Stoke-on-Trent, one of Coventry’s rivals in the race to be crowned UK City of Culture 2021, has attracted a more-than-usually large amount of media attention of late. Unfortunately, much of it was of a type it could probably have done without.
The Daily Mail for instance, while conceding that the city ‘may now be reversing the long decline in its famous ceramics industry’, still maintained that ‘many areas remain neglected, boarded up or burned out’. Mirror Online meanwhile, in a photo baldly captioned ‘Stoke Central’, brought readers apocalyptic scenes of derelict houses with mounds of rubbish piled up outside. Everywhere, the narrative seemed to be one of disengagement, decay and Stoke as sorry symbol of left-behind, Brexit-voting Britain. Coventry will just have to hope that none of its MPs gets so naffed-off with Jezza between now and 2020 that they throw in the sponge and trigger a by-election here.
Because much of what was said about Stoke could also be said about us. We too have have suffered the decline of major industries; we too have the run-down city centre, the litter and the grime; and we too are often overlooked in favour of our bigger, trendier or better-looking neighbours.
But as we who live here also know, there is far more to Coventry than this. For a start, the motor manufacturing industry is already on the up, and if JLR’s ambitious plans for its Whitley site go ahead, the city could become the epicentre of Britain’s manufacturing future, home to hundreds of highly-skilled jobs. On top of that, there is a small but very vibrant arts scene and – the thing that ties the two together – a pair of hugely successful universities, creating a knowledge-based economy set to fuel both business and culture in the local area.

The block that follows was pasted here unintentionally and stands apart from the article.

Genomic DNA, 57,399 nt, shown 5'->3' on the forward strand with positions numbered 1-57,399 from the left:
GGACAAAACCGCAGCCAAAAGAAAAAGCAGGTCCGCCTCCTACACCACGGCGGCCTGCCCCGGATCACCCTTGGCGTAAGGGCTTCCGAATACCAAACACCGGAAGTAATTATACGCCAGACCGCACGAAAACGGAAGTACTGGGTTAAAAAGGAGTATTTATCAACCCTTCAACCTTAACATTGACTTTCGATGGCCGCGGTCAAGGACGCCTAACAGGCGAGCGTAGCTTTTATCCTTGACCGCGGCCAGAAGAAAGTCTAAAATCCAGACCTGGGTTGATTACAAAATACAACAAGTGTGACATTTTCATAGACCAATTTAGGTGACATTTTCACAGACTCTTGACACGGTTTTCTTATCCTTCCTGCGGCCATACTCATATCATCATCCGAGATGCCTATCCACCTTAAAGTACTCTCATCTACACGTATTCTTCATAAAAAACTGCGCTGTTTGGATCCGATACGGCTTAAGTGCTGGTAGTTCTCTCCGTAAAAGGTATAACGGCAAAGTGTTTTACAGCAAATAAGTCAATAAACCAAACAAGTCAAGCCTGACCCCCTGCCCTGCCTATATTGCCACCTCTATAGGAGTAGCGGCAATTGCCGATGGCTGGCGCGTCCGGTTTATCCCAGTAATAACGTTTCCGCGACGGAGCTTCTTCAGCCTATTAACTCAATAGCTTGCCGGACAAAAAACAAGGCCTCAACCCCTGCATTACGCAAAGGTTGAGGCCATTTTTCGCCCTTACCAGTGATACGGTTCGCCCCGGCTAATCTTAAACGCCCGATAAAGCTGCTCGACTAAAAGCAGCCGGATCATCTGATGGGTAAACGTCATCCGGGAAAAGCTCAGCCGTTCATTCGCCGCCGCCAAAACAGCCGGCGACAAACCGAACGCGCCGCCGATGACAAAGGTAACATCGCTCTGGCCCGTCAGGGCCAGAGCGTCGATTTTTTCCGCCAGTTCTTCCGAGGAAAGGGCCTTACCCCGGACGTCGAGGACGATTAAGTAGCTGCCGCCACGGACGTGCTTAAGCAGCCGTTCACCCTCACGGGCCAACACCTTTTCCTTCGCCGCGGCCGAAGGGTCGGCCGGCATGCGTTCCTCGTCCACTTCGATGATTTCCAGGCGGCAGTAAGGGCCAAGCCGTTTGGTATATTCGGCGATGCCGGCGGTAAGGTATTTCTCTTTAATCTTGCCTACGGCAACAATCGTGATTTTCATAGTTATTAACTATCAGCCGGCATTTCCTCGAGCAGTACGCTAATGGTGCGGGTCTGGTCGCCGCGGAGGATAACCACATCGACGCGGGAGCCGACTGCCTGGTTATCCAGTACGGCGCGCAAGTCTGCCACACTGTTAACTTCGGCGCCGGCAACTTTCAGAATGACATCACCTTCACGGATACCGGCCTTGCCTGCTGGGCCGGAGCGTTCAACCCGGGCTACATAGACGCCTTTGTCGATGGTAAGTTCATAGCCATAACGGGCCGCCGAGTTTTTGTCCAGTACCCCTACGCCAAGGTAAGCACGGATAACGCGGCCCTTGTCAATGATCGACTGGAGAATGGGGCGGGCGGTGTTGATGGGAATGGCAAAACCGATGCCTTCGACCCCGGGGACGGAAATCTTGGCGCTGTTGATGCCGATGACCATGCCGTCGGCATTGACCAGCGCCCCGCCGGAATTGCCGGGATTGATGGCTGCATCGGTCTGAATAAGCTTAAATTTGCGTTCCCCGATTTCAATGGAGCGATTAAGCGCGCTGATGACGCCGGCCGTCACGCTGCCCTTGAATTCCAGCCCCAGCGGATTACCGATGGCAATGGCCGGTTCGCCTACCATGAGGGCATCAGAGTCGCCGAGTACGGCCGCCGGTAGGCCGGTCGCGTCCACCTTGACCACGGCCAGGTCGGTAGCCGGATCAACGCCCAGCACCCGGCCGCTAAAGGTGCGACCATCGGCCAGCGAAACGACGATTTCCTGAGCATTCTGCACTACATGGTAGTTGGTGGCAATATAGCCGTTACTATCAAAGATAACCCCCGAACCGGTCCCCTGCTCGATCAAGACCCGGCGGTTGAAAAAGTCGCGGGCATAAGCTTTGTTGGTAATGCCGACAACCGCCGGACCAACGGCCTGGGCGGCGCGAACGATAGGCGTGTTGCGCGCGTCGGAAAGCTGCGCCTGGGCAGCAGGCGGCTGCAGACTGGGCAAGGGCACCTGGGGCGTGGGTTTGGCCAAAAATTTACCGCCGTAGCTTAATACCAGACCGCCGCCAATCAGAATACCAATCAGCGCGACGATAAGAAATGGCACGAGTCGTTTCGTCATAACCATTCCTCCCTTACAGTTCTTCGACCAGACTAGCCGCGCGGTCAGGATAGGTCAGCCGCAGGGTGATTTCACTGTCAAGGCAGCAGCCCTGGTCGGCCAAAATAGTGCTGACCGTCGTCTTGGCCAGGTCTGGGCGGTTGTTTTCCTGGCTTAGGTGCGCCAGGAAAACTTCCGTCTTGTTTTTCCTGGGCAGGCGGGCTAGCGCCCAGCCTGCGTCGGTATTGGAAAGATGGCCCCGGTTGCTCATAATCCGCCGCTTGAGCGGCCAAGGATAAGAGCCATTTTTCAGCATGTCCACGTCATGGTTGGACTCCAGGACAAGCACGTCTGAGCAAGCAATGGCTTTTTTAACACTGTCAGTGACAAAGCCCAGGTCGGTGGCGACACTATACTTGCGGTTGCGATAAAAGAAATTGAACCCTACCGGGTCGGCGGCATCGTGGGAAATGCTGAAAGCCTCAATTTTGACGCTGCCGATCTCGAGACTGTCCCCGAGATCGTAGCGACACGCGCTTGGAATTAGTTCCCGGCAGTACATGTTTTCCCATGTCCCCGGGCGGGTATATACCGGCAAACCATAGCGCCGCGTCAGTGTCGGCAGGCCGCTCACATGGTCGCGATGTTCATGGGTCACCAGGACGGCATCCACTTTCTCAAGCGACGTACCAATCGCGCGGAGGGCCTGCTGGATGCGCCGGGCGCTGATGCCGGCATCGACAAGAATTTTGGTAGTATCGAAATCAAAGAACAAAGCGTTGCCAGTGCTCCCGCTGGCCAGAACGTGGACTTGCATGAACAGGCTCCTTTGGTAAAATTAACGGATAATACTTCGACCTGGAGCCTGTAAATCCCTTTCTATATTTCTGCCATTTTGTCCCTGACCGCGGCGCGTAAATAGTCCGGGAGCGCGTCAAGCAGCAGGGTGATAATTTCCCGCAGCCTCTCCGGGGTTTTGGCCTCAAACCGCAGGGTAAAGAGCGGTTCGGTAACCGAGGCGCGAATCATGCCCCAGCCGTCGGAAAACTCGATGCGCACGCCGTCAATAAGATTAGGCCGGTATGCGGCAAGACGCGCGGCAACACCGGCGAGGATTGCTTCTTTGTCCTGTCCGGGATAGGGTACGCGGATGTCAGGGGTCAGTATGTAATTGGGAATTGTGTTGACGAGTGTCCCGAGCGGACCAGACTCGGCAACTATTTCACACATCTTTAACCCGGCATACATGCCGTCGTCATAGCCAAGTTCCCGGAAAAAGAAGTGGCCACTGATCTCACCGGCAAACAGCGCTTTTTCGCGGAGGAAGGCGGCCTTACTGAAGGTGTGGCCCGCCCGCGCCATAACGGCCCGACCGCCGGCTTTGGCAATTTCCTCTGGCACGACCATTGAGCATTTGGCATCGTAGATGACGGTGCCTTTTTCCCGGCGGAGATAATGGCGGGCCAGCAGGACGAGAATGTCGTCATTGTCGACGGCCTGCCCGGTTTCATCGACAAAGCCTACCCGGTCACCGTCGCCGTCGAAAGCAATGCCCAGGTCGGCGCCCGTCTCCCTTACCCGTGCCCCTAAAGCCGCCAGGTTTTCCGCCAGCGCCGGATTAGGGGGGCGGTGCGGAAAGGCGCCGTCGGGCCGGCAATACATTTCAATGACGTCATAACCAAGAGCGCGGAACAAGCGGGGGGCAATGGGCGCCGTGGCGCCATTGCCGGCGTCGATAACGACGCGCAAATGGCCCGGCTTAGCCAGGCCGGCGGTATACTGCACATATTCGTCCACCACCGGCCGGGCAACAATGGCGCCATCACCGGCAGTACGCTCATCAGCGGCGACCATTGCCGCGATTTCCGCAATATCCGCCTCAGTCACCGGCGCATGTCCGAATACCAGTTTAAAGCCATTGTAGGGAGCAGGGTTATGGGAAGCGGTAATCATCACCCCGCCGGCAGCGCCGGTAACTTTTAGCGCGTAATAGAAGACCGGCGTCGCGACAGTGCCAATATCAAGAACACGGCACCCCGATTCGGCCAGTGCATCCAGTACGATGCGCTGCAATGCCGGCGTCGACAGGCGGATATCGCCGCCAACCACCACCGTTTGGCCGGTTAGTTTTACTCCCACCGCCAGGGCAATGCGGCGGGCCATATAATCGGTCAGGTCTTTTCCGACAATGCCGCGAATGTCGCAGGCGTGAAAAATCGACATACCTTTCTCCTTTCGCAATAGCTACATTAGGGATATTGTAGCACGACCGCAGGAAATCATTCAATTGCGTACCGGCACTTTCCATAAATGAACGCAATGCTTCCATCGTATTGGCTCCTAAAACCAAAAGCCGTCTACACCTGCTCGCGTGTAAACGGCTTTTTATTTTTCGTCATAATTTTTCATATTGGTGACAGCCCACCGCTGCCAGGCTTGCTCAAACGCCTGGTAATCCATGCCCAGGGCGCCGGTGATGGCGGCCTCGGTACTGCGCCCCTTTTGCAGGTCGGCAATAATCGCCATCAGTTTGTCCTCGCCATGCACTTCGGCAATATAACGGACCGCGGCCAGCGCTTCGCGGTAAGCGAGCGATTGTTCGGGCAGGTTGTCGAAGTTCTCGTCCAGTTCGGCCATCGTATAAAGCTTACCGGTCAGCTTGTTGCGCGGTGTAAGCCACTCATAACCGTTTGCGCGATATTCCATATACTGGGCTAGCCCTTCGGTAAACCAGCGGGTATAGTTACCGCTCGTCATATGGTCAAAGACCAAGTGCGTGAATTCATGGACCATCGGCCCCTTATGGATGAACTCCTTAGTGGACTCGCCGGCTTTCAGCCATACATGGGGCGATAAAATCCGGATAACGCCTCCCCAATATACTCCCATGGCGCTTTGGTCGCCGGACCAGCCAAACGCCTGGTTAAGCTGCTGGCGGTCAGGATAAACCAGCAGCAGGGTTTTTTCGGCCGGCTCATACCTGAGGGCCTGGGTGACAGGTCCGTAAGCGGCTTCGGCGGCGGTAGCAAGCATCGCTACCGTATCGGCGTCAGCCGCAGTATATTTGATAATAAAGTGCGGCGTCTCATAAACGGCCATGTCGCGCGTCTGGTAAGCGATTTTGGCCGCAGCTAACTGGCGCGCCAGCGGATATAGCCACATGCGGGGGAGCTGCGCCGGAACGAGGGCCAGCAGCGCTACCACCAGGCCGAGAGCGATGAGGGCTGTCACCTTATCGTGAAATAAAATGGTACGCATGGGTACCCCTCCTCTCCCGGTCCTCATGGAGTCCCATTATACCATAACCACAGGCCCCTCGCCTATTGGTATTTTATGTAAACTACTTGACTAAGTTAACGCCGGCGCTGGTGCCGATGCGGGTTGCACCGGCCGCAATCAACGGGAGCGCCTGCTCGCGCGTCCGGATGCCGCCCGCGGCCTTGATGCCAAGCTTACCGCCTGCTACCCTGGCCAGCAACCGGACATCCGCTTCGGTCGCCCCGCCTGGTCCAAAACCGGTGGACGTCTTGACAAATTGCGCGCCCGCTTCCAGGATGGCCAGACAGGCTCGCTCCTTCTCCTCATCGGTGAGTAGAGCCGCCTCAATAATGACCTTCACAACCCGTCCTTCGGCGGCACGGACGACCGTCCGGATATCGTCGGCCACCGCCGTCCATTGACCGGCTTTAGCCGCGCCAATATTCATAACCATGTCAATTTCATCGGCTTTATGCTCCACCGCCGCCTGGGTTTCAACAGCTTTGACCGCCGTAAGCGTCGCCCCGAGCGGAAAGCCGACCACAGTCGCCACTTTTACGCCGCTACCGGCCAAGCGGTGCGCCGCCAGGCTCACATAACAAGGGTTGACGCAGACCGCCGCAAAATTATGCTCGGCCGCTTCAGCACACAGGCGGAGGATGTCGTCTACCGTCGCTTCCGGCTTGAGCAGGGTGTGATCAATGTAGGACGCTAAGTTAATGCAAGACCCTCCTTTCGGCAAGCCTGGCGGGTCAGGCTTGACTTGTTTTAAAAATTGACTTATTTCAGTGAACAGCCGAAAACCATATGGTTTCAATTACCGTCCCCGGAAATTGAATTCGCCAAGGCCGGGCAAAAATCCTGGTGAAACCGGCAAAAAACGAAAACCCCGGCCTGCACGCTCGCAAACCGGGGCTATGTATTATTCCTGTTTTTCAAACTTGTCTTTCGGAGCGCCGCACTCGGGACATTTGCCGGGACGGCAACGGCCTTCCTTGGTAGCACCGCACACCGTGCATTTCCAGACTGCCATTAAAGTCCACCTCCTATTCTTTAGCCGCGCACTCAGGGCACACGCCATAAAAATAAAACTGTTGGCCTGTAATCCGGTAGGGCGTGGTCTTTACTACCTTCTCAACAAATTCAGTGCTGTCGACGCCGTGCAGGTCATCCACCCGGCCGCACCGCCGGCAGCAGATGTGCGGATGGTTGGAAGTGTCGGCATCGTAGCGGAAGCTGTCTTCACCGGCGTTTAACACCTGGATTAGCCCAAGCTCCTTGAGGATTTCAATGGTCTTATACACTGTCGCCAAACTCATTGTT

But there are still notable deficiencies. The massive expansion of Coventry University is good for the city as a whole, but has arguably led to an ‘unbalanced’ feel in the city centre. To remedy that, more effort needs to be put into creating a mixed-ecomony destination, one that twenty-first century Coventrians of whatever background will want to head to for leisure and entertainment. And part of that picture has got to be great food.
As I have argued on this blog before, Coventry is miles behind comparable towns and cities in terms of its food offering. There are a number of reasons for this – the proximity of established foodie towns like Leamington for example, and the apparent perception amongst the restaurateur fraternity (exemplified by some tweets that came my way after I published the ‘State of the Nation’ post) that Coventry is ‘too big a risk’. As a result, the city centre has become dominated by chain restaurants.
But despite that (and pace some of the posts on here) Coventry does have some terrific independent food and drink – and I want to give it a helping hand to fight back. So that is why, starting next month, I am launching a new internet-based resource called ‘Food Covolution’. Its aim will be to act as a one-stop-shop promotional platform for independent restaurants, cafés, producers and specialist retail outlets in our great city, putting all the news, events and offers in one place.
I am realistic about this: Michelin-starred dining ain’t coming to Cov any time soon. In fact, it’s unlikely that anything will change quickly; that’s why my initial aim is simply to raise the profile of independent food in the city and maybe get people talking about it a bit more.
On the other hand, a review from last weekend’s Observer gave me food for thought: the restaurant profiled here shows that if canny Coventrians are holding out for great food at bargain prices – it can be done. But more than that, this place also sounds like a living celebration of that energising cultural mash-up that characterises modern Britain at its best; plus its across-the-board appeal – from thrifty students to beardy hipsters to middle-aged foodies and beyond – reaches out to one and all. Sounds like a perfect fit for Cov.